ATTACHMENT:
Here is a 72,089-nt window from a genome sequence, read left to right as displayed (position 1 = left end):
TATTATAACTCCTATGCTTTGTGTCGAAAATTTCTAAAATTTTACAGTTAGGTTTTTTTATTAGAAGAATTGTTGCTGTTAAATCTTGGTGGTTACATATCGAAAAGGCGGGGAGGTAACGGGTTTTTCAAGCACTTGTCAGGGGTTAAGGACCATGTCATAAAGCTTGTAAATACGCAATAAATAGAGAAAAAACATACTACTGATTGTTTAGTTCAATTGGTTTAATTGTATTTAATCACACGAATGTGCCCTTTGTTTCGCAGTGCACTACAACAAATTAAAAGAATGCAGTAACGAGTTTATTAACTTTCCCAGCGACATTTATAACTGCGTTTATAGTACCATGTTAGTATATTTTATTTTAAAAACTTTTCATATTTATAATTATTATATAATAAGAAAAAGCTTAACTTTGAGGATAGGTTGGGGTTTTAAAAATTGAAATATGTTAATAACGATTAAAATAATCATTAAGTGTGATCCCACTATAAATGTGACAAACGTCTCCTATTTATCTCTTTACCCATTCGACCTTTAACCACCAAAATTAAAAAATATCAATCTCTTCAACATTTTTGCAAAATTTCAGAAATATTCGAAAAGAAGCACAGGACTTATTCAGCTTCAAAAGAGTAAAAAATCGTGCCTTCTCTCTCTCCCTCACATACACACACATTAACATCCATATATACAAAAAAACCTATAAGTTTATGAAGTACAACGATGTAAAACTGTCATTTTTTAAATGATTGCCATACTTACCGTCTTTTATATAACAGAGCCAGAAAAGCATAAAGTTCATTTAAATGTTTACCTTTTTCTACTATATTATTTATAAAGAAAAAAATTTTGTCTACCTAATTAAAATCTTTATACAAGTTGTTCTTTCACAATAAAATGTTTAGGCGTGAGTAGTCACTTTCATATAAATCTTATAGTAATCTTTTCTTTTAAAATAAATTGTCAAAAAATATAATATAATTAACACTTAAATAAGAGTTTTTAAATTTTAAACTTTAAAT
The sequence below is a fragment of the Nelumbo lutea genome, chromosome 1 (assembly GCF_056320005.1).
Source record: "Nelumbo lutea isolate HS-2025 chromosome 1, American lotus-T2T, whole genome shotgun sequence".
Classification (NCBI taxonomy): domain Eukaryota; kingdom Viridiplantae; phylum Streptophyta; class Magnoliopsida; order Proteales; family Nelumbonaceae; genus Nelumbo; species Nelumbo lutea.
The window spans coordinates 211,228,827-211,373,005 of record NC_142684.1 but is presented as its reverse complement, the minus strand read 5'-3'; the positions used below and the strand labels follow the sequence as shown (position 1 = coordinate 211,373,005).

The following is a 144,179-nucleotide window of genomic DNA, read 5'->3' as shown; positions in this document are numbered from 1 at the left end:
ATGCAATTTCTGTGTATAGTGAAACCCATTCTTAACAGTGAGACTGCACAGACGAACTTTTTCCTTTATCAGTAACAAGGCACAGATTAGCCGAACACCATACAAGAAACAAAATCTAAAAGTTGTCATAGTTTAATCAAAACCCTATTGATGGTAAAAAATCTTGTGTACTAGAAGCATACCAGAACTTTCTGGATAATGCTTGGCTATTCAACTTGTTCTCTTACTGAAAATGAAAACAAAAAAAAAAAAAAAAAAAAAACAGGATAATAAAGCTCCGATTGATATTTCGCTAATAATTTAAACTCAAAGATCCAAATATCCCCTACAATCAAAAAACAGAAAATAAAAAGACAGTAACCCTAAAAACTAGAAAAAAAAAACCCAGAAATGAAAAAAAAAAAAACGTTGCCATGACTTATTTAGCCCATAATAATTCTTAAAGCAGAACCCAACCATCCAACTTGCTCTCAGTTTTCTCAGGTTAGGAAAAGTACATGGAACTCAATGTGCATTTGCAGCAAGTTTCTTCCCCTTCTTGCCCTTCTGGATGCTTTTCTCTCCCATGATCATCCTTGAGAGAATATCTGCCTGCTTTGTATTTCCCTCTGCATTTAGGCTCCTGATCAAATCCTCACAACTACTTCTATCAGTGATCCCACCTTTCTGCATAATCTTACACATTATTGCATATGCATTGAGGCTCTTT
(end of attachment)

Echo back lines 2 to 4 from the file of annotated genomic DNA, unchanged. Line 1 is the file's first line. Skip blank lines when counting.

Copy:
TATTATAACTCCTATGCTTTGTGTCGAAAATTTCTAAAATTTTACAGTTAGGTTTTTTTATTAGAAGAATTGTTGCTGTTAAATCTTGGTGGTTACATATCGAAAAGGCGGGGAGGTAACGGGTTTTTCAAGCACTTGTCAGGGGTTAAGGACCATGTCATAAAGCTTGTAAATACGCAATAAATAGAGAAAAAACATACTACTGATTGTTTAGTTCAATTGGTTTAATTGTATTTAATCACACGAATGTGCCCTTTGTTTCGCAGTGCACTACAACAAATTAAAAGAATGCAGTAACGAGTTTATTAACTTTCCCAGCGACATTTATAACTGCGTTTATAGTACCATGTTAGTATATTTTATTTTAAAAACTTTTCATATTTATAATTATTATATAATAAGAAAAAGCTTAACTTTGAGGATAGGTTGGGGTTTTAAAAATTGAAATATGTTAATAACGATTAAAATAATCATTAAGTGTGATCCCACTATAAATGTGACAAACGTCTCCTATTTATCTCTTTACCCATTCGACCTTTAACCACCAAAATTAAAAAATATCAATCTCTTCAACATTTTTGCAAAATTTCAGAAATATTCGAAAAGAAGCACAGGACTTATTCAGCTTCAAAAGAGTAAAAAATCGTGCCTTCTCTCTCTCCCTCACATACACACACATTAACATCCATATATACAAAAAAACCTATAAGTTTATGAAGTACAACGATGTAAAACTGTCATTTTTTAAATGATTGCCATACTTACCGTCTTTTATATAACAGAGCCAGAAAAGCATAAAGTTCATTTAAATGTTTACCTTTTTCTACTATATTATTTATAAAGAAAAAAATTTTGTCTACCTAATTAAAATCTTTATACAAGTTGTTCTTTCACAATAAAATGTTTAGGCGTGAGTAGTCACTTTCATATAAATCTTATAGTAATCTTTTCTTTTAAAATAAATTGTCAAAAAATATAATATAATTAACACTTAAATAAGAGTTTTTAAATTTTAAACTTTAAAT
The sequence below is a fragment of the Nelumbo lutea genome, chromosome 1 (assembly GCF_056320005.1).
Source record: "Nelumbo lutea isolate HS-2025 chromosome 1, American lotus-T2T, whole genome shotgun sequence".